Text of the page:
3D documentation for the conservation of historical heritage: the Castle of Priego de Córdoba (Spain)

Diego Francisco García-Molina, Ramón González-Merino, Jesús Rodero-Pérez, Bartolomé Carrasco-Hurtado

Abstract

One of the main objectives of heritage management policies is to promote measures aimed at the maintenance, restoration and enhancement of cultural and archaeological assets. To guarantee this, the responsible institutions must promote actions for the dissemination and transference of cultural heritage, as well as promoting actions with the greatest possible rigour, developing scientific and technical studies that support and improve intervention methods. Recent technological advances in fields such as photogrammetry, digital terrestrial scanning and 3D modelling have made a significant contribution to the digital preservation and dissemination of architectural heritage.

European administrations, in their desire of regional development, as well as the central or local governments have notably boosted the recovery of their rich and diverse heritage. A particular case is Priego de Cordoba’s Castle, a stronghold which was one of the most important monumental icons of the Andalusian period.

Currently, this site is the main target of many architectural interventions and a model due to the implementation of last generation techniques in digital preservation. The local archaeological department promotes a large number of interventions and archaeological excavations. This has made a priority to get a qualitative geometrical 3D documentation, and therefore a constantly updated the point cloud (xyzRGB).

This paper is focussed on presenting the results of the digital preservation process through 2D planimetry obtained from photogrammetric technics, 3D models, and geospatial data. These techniques are a previous step to large architectonical intervention planned in Priego de Cordoba’s Castle, in particular, the identified structures as Wall 1 and Tower 1.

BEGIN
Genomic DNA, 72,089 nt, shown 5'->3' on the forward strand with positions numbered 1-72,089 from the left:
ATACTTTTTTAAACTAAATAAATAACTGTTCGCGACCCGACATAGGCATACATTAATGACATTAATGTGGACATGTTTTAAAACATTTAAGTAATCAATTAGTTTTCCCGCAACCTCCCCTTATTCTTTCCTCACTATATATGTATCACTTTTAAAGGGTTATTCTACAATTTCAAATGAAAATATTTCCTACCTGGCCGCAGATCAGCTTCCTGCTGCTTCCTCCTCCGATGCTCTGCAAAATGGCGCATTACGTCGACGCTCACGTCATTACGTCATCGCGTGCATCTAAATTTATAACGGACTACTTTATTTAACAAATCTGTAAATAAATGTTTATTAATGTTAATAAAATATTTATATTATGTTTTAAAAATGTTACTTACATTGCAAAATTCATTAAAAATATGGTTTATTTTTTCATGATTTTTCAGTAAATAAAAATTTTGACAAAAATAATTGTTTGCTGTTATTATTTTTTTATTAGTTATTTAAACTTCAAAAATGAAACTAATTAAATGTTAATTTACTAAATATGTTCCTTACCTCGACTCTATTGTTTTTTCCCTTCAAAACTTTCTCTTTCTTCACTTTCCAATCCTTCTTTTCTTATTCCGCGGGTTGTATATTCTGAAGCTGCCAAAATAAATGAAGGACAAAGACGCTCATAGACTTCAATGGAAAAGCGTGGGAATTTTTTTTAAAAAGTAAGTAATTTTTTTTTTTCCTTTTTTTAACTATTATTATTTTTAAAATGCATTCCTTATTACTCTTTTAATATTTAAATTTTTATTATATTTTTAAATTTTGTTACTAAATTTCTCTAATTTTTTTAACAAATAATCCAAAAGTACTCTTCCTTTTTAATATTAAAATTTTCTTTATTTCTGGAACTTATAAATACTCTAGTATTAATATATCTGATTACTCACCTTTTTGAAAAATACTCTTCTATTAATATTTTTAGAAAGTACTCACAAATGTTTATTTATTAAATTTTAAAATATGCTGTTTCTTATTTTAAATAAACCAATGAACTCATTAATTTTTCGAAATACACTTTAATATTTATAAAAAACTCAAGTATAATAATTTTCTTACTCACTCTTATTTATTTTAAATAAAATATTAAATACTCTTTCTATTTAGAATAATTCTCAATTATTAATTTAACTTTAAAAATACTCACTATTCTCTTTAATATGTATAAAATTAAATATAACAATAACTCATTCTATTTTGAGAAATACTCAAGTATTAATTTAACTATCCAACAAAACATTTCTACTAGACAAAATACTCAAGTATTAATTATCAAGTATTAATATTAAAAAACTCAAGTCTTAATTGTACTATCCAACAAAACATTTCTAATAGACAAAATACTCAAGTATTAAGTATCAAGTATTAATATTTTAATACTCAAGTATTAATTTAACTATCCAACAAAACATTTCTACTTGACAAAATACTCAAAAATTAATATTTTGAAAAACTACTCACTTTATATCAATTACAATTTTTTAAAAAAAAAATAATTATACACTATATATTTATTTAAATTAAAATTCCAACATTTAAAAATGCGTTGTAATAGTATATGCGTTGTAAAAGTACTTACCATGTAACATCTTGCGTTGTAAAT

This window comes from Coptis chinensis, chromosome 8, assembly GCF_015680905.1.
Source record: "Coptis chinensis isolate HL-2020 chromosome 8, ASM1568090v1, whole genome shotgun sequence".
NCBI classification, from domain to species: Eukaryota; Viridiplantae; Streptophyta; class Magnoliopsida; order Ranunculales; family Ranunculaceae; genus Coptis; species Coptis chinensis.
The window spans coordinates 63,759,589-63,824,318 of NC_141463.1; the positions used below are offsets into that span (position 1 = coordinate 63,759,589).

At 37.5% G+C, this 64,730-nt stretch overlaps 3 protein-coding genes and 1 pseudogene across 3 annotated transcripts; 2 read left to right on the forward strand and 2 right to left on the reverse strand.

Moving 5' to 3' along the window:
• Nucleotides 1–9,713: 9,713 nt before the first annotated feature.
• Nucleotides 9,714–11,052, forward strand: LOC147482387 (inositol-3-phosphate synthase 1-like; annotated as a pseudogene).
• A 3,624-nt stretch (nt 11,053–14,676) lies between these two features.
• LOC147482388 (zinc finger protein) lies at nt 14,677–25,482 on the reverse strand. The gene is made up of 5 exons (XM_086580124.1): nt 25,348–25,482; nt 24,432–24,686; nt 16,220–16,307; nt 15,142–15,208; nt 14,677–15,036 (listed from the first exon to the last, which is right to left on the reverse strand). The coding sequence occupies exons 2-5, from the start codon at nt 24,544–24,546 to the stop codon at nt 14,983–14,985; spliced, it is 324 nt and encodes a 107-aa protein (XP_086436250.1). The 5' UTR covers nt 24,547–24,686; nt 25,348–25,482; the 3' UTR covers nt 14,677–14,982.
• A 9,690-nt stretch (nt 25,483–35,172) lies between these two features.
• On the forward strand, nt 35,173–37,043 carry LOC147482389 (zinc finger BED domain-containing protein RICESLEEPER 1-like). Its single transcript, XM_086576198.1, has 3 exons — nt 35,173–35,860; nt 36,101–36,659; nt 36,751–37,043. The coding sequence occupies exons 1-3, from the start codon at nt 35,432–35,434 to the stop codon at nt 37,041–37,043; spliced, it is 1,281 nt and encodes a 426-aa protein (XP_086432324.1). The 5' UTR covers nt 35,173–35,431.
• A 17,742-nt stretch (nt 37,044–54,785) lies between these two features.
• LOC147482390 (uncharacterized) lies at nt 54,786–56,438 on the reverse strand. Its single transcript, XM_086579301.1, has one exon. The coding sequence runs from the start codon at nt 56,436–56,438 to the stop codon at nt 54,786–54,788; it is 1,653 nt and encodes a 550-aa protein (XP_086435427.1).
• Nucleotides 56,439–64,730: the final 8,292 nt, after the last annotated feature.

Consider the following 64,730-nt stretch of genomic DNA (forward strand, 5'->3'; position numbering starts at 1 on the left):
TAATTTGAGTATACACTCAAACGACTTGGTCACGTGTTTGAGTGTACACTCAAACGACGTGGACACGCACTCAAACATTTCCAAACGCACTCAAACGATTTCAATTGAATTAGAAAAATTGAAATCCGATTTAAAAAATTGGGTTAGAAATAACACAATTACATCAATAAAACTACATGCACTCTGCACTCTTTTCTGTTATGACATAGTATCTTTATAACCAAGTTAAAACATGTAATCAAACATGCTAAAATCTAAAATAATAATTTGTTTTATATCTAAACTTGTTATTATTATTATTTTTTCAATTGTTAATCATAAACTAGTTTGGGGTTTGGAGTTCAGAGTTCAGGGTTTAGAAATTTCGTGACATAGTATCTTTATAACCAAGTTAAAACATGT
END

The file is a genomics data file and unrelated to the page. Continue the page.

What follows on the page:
Two out of the three studied structures can be found in Wall 1. They correspond to a cobblestone pavement located in the rampart of the Wall 1, which is a post-medieval period; a double-stepped semi-underground path, excavated in the infill of the wall. The third structure studied in this paper consists of a well, which drills vertically the infill of the wall of the Tower 1. This feature is interpreted in the last research as a vertical well to place the weights of the clock sited in this tower until the 19th century.

This work combines two techniques of geometric documentation to obtain a more complete point cloud. The terrestrial laser scanning, and the photogrammetry due to the higher colour performance, along with the completion of the point cloud obtained with the laser scanner. Along with this study, we will analyse the features which will better define the best technique to fit the documentation of the different structures. Their geometric characteristics, the incidence of sunlight or the accessibility will condition the use and choice of the technique.

We have stated that there is software nowadays which makes it easier to access and consult the information through new computing hardware. Besides, we have highlighted the importance of knowledge and synergy from the different stakeholders implied (city council, technological centre and private companies). The final goal consists of making the society aware of the capital importance of digital preservation as well as dissemination of science.


Keywords

cultural heritage; architectural restoration; digital conservation; terrestrial laser scanner (TLS); photogrammetry

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